I question my role as an academic researching, lecturing, discussing ethics consultations, writing, presenting in international conferences, collaborating with non-governmental organizations, providing medical education for students and trainee doctors, and trying to find ways to free the tightly-rolled narratives of the marginalized. Medical practice provides a mode of examination for the way our stories make us ill; the somatised symptoms of a suffering that our societies suppress; because we fear bearing witness to suffering, and the telling of a story requires justice. But when the perpetrators are our protectors then what is the role of medicine? Can medicine practice justice?

I have heard the truths of doctors who witness other doctors committing abuse and violence towards patients in countries that are born from structural poverty, colonialization and chronic humanitarian crises; I have held in my hands the transcripts of traumas from the land as well as the body from asylum seekers and refugees; I have seen the pains that languages cannot speak. In all of these the truth has spoken; these are the discourses of medicine; the signs and symbols of our suffering of humanity and the patients for the practice of medicine.

Some of our greatest contemporary writers, Elif Shafak and Adiche, warn against the reduction of our identity into a single narrative. Truth also follows a similar path; symptoms of suffering are not reducible to a single narrative, not of the body, not of the mind, not of the spirit. The narratives of a narrative-based medicine are embodied, encompassing, and excite the diversity of different discourses.

We do not need to speak every language or interpret every sign or symbol to practice medicine; rather, to honour humanity, we need to have space for the truth to speak—that is, for our voice and our visibility to be present, that is the practice of medicine.

“Congenital Glaucoma”: Commentary

12 Jul, 17 | by amcfarlane

Dr Richard Ratzan gives us a commentary on his poem “Congenital Glaucoma, published in BMJ Medical Humanities, and explains why he decided to write about this case using the sonnet form.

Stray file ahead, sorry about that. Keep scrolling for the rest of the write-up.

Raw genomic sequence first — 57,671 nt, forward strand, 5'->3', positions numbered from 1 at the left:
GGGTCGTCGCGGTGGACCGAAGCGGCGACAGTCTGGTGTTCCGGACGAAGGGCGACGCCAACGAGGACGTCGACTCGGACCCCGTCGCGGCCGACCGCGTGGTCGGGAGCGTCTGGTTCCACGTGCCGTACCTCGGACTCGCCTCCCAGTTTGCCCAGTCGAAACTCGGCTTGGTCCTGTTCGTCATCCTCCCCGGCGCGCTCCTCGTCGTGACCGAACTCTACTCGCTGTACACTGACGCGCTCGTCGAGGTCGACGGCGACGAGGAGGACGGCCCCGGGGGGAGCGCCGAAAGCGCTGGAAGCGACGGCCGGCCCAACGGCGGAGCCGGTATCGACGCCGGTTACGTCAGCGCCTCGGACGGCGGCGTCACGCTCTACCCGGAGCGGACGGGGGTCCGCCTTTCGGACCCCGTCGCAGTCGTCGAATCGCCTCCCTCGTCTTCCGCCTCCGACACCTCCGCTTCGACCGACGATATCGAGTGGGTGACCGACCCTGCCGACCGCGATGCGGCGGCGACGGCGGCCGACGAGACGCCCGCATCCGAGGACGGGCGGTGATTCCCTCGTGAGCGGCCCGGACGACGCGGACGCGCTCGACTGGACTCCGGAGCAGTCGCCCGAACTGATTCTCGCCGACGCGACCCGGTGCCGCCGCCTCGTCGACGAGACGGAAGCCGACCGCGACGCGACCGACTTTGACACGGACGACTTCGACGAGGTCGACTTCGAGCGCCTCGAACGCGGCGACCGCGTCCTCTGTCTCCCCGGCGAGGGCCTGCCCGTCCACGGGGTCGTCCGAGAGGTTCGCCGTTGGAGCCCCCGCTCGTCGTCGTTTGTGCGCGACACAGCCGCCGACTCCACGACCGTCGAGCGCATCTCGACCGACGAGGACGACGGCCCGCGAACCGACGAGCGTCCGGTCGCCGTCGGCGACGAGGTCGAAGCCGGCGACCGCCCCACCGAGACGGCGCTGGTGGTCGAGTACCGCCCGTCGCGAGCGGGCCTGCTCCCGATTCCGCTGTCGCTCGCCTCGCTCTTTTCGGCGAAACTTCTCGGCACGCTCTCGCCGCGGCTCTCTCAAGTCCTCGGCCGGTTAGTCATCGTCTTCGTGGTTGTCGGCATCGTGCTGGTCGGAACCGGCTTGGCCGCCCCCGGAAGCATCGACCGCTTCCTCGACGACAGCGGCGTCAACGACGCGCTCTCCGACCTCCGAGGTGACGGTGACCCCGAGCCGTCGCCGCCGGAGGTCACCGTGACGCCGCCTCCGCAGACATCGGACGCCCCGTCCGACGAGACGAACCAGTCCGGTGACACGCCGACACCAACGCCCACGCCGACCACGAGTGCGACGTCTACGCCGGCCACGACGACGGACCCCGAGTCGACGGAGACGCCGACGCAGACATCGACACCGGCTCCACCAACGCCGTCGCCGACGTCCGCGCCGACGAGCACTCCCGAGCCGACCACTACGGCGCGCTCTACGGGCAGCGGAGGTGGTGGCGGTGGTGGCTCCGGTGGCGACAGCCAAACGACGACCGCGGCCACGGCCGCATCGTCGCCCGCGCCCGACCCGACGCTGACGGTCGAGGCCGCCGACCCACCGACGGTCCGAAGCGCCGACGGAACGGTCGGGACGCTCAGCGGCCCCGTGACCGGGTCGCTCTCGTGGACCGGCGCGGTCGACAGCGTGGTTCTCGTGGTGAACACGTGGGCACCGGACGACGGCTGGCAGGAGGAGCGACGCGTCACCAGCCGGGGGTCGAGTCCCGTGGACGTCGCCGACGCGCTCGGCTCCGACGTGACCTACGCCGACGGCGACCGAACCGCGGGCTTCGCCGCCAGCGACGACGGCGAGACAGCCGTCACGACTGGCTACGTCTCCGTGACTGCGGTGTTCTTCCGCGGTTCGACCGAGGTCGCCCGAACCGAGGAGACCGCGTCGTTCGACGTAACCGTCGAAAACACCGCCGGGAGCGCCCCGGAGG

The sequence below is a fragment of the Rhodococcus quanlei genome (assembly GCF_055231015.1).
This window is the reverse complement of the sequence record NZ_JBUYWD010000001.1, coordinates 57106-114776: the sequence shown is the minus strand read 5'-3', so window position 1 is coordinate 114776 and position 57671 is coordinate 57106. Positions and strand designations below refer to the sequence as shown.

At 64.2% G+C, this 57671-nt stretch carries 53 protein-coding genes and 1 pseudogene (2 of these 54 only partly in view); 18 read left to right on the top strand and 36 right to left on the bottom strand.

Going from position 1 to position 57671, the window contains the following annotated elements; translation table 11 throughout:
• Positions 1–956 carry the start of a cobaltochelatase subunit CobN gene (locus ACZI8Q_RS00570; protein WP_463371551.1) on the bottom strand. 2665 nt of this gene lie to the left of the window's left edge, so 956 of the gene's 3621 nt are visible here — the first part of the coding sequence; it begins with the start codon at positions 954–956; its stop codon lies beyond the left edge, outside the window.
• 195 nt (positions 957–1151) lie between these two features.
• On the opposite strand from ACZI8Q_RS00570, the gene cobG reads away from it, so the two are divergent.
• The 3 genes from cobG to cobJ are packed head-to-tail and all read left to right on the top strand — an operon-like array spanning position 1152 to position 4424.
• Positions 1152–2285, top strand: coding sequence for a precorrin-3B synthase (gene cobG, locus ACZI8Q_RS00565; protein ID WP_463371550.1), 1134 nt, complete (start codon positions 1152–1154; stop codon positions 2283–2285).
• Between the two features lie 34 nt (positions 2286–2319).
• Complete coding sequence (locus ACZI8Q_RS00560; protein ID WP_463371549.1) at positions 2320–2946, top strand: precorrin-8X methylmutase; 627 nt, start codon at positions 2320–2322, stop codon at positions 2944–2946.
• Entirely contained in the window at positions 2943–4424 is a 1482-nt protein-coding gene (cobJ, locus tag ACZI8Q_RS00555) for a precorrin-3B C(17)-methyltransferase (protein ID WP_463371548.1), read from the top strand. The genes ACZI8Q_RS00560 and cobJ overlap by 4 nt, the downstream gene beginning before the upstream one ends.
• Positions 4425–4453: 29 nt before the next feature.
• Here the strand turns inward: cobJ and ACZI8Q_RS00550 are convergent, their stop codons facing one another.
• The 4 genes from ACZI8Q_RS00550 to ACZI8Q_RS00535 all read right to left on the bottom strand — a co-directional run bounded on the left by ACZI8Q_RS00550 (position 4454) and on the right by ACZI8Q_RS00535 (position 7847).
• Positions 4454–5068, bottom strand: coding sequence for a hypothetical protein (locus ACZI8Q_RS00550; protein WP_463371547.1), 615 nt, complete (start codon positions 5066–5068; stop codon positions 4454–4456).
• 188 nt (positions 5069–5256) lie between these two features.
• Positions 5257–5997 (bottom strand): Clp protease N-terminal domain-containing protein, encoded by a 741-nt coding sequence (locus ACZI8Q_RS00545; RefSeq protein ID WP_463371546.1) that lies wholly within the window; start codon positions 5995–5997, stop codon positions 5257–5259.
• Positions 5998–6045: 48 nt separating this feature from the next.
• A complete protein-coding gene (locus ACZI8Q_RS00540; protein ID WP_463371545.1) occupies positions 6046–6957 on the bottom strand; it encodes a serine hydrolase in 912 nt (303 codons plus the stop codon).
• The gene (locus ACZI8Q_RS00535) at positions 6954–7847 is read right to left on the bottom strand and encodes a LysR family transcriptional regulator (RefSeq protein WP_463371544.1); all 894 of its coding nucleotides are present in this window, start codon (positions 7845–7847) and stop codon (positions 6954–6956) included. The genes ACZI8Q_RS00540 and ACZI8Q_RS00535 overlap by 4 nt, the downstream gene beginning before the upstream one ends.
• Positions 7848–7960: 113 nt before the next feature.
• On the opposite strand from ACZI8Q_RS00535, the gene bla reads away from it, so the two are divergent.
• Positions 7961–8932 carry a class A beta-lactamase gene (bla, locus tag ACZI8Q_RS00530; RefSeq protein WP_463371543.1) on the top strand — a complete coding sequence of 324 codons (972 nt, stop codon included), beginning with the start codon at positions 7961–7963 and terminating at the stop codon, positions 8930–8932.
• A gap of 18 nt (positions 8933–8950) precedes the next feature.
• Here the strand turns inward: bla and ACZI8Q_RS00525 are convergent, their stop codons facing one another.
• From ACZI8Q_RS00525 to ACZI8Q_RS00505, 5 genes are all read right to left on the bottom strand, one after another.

This little girl – she was probably about 13 or 14; I don’t remember since it was about 10 years ago – was from Mexico, almost certainly illegally but I do not remember that for certain either. She was with 2 or 3 boys her same age. What struck me about the case – and prompted me to write about it – were the following: first, how animatedly happy they all were. In retrospect, given how devastated I was that she was not only blind but preventably so, I was impressed that this misfortune was not precluding their youthful joy. (Whether she was so joyful when the ophthalmologist gave her the official bad news in his office – as he did since I called him about her two days later – I do not know.) Secondly, as someone who makes it a practice to look in at least 3 to 4 sets of fundi a shift – I find it useful and I do not want to lose this skill, as I would were I to use it, as my residents do, only when I “need to”, e.g., for severe headaches or visual problems – I was astounded, as I have not been that many times in my professional life, by the sight of her fundi: each cup was a bottomless pit of featureless whiteness, with vessels falling off into them from the edge of her retina as though falling off the edge of the universe. (I was also acutely aware then, as I write “sight” now in the preceding sentence, of the irony that it was only my good vision that could diagnose her lack of it.) Thirdly, I was struck by how blasé about it my resident, a good PGY3, was. Yet again I marveled at young physicians’ lack of ability to marvel. Is it their lack of experience, the paucity of fundoscopic examinations (not that they do that many these days or ever will accrue a database with which to compare) against which to measure medical horror when they see it? Or is it simply a different attitude they bring to work, an unwillingness or youthful inability to see the wonder of clinical medicine when it rears up in front of you? It is not callousness, at least in this young resident’s case. And fourthly and lastly, I grieved at the tragedy of her being born in Mexico without the resources we in the U.S. take for granted. If her parents here had noticed her trouble seeing as a younger girl – as I am sure hers in Mexico had – she would have gone to an ophthalmologist and – case closed – gotten preventive therapy. No blindness. Which is why, as someone who knew little girls like this when I used to spend a lot of time in Mexico, I referred to it as a sacrifice – a sacrifice of Mexico’s poverty and inadequate health care. A sacrifice I tried to make more historical and poetic with references to pre-Columbian mythology.